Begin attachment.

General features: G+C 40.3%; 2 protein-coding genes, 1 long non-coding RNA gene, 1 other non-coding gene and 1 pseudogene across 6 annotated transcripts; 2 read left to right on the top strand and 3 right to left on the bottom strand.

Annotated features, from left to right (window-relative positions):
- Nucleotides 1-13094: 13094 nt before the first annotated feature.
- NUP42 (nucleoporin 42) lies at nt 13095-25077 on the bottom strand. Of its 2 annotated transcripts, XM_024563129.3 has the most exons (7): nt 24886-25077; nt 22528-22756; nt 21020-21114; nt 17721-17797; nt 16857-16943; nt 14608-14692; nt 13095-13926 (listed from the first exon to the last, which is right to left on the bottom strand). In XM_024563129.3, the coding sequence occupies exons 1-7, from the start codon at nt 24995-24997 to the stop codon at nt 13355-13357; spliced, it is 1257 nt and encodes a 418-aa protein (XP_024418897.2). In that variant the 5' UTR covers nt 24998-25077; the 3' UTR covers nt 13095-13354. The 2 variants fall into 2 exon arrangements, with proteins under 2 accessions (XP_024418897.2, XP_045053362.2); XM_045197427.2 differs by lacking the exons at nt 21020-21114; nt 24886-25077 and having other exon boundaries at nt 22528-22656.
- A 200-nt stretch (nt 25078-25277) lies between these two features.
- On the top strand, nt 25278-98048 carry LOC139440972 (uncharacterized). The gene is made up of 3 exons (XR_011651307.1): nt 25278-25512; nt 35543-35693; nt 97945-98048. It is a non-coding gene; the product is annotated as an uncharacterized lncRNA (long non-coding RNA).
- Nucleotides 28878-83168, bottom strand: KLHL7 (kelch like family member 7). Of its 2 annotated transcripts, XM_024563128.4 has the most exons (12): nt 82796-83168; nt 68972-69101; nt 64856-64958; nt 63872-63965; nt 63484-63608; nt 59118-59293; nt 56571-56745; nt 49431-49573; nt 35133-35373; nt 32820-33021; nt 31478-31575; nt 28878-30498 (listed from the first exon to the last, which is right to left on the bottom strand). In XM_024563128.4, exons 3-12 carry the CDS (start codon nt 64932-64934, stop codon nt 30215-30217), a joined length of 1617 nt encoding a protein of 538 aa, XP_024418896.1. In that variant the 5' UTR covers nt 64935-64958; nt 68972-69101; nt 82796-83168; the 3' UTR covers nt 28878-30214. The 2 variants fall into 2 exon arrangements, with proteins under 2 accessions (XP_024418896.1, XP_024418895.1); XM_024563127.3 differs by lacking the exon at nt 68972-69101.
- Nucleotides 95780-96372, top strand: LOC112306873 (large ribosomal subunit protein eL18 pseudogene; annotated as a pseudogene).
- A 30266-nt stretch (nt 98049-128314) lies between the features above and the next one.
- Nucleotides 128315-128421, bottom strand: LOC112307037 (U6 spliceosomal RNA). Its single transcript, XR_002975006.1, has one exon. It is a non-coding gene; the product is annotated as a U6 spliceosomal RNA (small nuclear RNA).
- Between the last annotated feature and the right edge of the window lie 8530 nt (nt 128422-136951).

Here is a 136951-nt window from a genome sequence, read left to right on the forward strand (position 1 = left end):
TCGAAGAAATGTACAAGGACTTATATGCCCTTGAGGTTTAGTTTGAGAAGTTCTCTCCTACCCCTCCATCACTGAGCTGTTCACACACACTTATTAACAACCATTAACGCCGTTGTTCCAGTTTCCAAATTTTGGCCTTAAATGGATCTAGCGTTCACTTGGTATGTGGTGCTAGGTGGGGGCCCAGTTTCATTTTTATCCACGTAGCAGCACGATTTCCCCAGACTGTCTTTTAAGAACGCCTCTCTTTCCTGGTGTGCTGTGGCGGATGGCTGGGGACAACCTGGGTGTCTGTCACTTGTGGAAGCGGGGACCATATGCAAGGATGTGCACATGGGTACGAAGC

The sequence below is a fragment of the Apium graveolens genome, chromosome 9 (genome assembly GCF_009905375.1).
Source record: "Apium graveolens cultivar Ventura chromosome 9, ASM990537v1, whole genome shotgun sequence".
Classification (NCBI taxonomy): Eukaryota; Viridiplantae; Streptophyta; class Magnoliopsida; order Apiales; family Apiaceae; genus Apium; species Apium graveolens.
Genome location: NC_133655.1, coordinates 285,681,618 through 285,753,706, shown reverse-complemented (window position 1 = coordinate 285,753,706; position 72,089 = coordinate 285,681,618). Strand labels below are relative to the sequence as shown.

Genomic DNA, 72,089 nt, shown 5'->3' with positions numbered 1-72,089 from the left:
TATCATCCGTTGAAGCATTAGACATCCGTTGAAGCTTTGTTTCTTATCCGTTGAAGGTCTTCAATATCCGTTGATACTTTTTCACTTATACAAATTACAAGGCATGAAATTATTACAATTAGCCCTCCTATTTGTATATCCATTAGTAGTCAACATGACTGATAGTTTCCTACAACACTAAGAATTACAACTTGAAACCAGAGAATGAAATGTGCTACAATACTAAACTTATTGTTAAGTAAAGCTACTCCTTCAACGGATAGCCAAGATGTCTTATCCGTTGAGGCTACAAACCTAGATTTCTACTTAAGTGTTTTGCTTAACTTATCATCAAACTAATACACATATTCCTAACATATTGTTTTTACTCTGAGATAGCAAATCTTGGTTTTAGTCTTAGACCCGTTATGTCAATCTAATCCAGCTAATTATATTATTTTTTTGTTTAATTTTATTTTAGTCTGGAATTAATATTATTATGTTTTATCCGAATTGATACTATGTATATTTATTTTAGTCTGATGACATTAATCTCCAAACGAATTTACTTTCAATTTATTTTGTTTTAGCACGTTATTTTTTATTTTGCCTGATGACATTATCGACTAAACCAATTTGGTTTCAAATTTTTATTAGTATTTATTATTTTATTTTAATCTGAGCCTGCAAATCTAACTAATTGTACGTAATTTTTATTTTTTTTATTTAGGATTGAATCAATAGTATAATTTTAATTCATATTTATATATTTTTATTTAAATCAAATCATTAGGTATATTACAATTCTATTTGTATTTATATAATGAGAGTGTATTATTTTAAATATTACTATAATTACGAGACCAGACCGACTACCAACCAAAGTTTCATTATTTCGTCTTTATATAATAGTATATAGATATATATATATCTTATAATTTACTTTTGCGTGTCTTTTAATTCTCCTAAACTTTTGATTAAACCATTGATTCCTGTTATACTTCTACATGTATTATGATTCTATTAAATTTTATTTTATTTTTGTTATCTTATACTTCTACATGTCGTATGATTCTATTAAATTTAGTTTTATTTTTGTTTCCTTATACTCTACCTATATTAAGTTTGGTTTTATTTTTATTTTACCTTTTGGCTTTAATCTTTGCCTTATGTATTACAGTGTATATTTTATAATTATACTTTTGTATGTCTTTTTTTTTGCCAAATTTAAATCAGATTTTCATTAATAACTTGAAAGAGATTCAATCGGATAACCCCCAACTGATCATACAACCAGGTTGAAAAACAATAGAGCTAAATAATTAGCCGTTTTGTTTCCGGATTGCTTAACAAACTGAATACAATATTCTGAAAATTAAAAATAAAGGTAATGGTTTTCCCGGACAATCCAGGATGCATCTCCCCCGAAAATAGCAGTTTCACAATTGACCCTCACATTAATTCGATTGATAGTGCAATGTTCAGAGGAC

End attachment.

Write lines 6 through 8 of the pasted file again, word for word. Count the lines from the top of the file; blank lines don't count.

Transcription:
- On the top strand, nt 25278-98048 carry LOC139440972 (uncharacterized). The gene is made up of 3 exons (XR_011651307.1): nt 25278-25512; nt 35543-35693; nt 97945-98048. It is a non-coding gene; the product is annotated as an uncharacterized lncRNA (long non-coding RNA).
- Nucleotides 28878-83168, bottom strand: KLHL7 (kelch like family member 7). Of its 2 annotated transcripts, XM_024563128.4 has the most exons (12): nt 82796-83168; nt 68972-69101; nt 64856-64958; nt 63872-63965; nt 63484-63608; nt 59118-59293; nt 56571-56745; nt 49431-49573; nt 35133-35373; nt 32820-33021; nt 31478-31575; nt 28878-30498 (listed from the first exon to the last, which is right to left on the bottom strand). In XM_024563128.4, exons 3-12 carry the CDS (start codon nt 64932-64934, stop codon nt 30215-30217), a joined length of 1617 nt encoding a protein of 538 aa, XP_024418896.1. In that variant the 5' UTR covers nt 64935-64958; nt 68972-69101; nt 82796-83168; the 3' UTR covers nt 28878-30214. The 2 variants fall into 2 exon arrangements, with proteins under 2 accessions (XP_024418896.1, XP_024418895.1); XM_024563127.3 differs by lacking the exon at nt 68972-69101.
- Nucleotides 95780-96372, top strand: LOC112306873 (large ribosomal subunit protein eL18 pseudogene; annotated as a pseudogene).